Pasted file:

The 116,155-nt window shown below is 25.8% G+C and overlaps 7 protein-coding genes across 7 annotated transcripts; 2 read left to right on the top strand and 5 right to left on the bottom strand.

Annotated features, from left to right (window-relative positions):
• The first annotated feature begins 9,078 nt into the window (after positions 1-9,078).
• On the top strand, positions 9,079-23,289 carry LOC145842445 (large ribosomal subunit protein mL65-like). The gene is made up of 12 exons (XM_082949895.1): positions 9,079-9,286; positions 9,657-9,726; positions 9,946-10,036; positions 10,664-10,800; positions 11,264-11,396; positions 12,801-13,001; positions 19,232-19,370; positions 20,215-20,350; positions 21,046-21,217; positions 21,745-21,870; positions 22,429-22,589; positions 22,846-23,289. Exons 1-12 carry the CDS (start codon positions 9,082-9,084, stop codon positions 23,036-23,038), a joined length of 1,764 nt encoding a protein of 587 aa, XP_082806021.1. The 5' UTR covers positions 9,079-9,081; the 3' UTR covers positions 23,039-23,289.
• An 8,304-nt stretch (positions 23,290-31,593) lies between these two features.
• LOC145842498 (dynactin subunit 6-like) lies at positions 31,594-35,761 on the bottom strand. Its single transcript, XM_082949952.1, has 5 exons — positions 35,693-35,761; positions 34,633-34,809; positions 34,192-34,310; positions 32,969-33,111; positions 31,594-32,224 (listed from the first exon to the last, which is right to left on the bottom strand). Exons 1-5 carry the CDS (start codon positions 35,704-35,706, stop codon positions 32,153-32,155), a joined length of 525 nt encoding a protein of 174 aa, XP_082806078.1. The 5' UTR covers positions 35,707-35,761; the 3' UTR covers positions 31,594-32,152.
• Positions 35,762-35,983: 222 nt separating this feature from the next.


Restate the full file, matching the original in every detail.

The 116,155-nt window shown below is 25.8% G+C and overlaps 7 protein-coding genes across 7 annotated transcripts; 2 read left to right on the top strand and 5 right to left on the bottom strand.

Annotated features, from left to right (window-relative positions):
• The first annotated feature begins 9,078 nt into the window (after positions 1-9,078).
• On the top strand, positions 9,079-23,289 carry LOC145842445 (large ribosomal subunit protein mL65-like). The gene is made up of 12 exons (XM_082949895.1): positions 9,079-9,286; positions 9,657-9,726; positions 9,946-10,036; positions 10,664-10,800; positions 11,264-11,396; positions 12,801-13,001; positions 19,232-19,370; positions 20,215-20,350; positions 21,046-21,217; positions 21,745-21,870; positions 22,429-22,589; positions 22,846-23,289. Exons 1-12 carry the CDS (start codon positions 9,082-9,084, stop codon positions 23,036-23,038), a joined length of 1,764 nt encoding a protein of 587 aa, XP_082806021.1. The 5' UTR covers positions 9,079-9,081; the 3' UTR covers positions 23,039-23,289.
• An 8,304-nt stretch (positions 23,290-31,593) lies between these two features.
• LOC145842498 (dynactin subunit 6-like) lies at positions 31,594-35,761 on the bottom strand. Its single transcript, XM_082949952.1, has 5 exons — positions 35,693-35,761; positions 34,633-34,809; positions 34,192-34,310; positions 32,969-33,111; positions 31,594-32,224 (listed from the first exon to the last, which is right to left on the bottom strand). Exons 1-5 carry the CDS (start codon positions 35,704-35,706, stop codon positions 32,153-32,155), a joined length of 525 nt encoding a protein of 174 aa, XP_082806078.1. The 5' UTR covers positions 35,707-35,761; the 3' UTR covers positions 31,594-32,152.
• Positions 35,762-35,983: 222 nt separating this feature from the next.